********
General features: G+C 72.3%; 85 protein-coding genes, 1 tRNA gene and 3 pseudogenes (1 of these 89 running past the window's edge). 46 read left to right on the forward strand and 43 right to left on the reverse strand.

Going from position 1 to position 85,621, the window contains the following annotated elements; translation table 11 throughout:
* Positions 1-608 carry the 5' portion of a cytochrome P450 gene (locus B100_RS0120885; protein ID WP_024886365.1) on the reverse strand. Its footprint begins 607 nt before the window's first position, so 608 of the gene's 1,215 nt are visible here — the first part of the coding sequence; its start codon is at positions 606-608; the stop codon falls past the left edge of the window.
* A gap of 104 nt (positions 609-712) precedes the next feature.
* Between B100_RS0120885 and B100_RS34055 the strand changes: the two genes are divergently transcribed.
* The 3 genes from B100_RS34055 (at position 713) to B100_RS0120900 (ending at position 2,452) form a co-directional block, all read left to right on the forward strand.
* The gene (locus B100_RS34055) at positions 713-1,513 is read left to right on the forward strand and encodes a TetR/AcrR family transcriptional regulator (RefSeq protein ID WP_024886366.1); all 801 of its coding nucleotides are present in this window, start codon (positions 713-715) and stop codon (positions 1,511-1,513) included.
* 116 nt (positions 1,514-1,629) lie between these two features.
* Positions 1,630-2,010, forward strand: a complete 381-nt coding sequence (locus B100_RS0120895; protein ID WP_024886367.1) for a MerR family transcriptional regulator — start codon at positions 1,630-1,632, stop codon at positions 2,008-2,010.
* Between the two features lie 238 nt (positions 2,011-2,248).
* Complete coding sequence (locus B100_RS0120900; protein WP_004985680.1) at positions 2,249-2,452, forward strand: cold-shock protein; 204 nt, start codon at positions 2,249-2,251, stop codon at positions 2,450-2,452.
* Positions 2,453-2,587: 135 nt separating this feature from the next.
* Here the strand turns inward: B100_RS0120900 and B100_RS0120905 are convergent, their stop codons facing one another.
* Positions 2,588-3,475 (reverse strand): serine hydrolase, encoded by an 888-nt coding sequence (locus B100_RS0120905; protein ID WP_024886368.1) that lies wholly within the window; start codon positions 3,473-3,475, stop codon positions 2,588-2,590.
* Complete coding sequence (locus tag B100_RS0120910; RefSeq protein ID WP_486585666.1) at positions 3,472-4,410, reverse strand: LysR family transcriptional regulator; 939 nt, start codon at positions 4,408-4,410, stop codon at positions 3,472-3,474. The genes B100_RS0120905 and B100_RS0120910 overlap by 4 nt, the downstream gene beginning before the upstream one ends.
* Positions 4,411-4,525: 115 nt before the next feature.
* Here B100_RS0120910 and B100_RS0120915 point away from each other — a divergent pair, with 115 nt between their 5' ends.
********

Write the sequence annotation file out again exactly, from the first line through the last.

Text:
General features: G+C 72.3%; 85 protein-coding genes, 1 tRNA gene and 3 pseudogenes (1 of these 89 running past the window's edge). 46 read left to right on the forward strand and 43 right to left on the reverse strand.

Going from position 1 to position 85,621, the window contains the following annotated elements; translation table 11 throughout:
* Positions 1-608 carry the 5' portion of a cytochrome P450 gene (locus B100_RS0120885; protein ID WP_024886365.1) on the reverse strand. Its footprint begins 607 nt before the window's first position, so 608 of the gene's 1,215 nt are visible here — the first part of the coding sequence; its start codon is at positions 606-608; the stop codon falls past the left edge of the window.
* A gap of 104 nt (positions 609-712) precedes the next feature.
* Between B100_RS0120885 and B100_RS34055 the strand changes: the two genes are divergently transcribed.
* The 3 genes from B100_RS34055 (at position 713) to B100_RS0120900 (ending at position 2,452) form a co-directional block, all read left to right on the forward strand.
* The gene (locus B100_RS34055) at positions 713-1,513 is read left to right on the forward strand and encodes a TetR/AcrR family transcriptional regulator (RefSeq protein ID WP_024886366.1); all 801 of its coding nucleotides are present in this window, start codon (positions 713-715) and stop codon (positions 1,511-1,513) included.
* 116 nt (positions 1,514-1,629) lie between these two features.
* Positions 1,630-2,010, forward strand: a complete 381-nt coding sequence (locus B100_RS0120895; protein ID WP_024886367.1) for a MerR family transcriptional regulator — start codon at positions 1,630-1,632, stop codon at positions 2,008-2,010.
* Between the two features lie 238 nt (positions 2,011-2,248).
* Complete coding sequence (locus B100_RS0120900; protein WP_004985680.1) at positions 2,249-2,452, forward strand: cold-shock protein; 204 nt, start codon at positions 2,249-2,251, stop codon at positions 2,450-2,452.
* Positions 2,453-2,587: 135 nt separating this feature from the next.
* Here the strand turns inward: B100_RS0120900 and B100_RS0120905 are convergent, their stop codons facing one another.
* Positions 2,588-3,475 (reverse strand): serine hydrolase, encoded by an 888-nt coding sequence (locus B100_RS0120905; protein ID WP_024886368.1) that lies wholly within the window; start codon positions 3,473-3,475, stop codon positions 2,588-2,590.
* Complete coding sequence (locus tag B100_RS0120910; RefSeq protein ID WP_486585666.1) at positions 3,472-4,410, reverse strand: LysR family transcriptional regulator; 939 nt, start codon at positions 4,408-4,410, stop codon at positions 3,472-3,474. The genes B100_RS0120905 and B100_RS0120910 overlap by 4 nt, the downstream gene beginning before the upstream one ends.
* Positions 4,411-4,525: 115 nt before the next feature.
* Here B100_RS0120910 and B100_RS0120915 point away from each other — a divergent pair, with 115 nt between their 5' ends.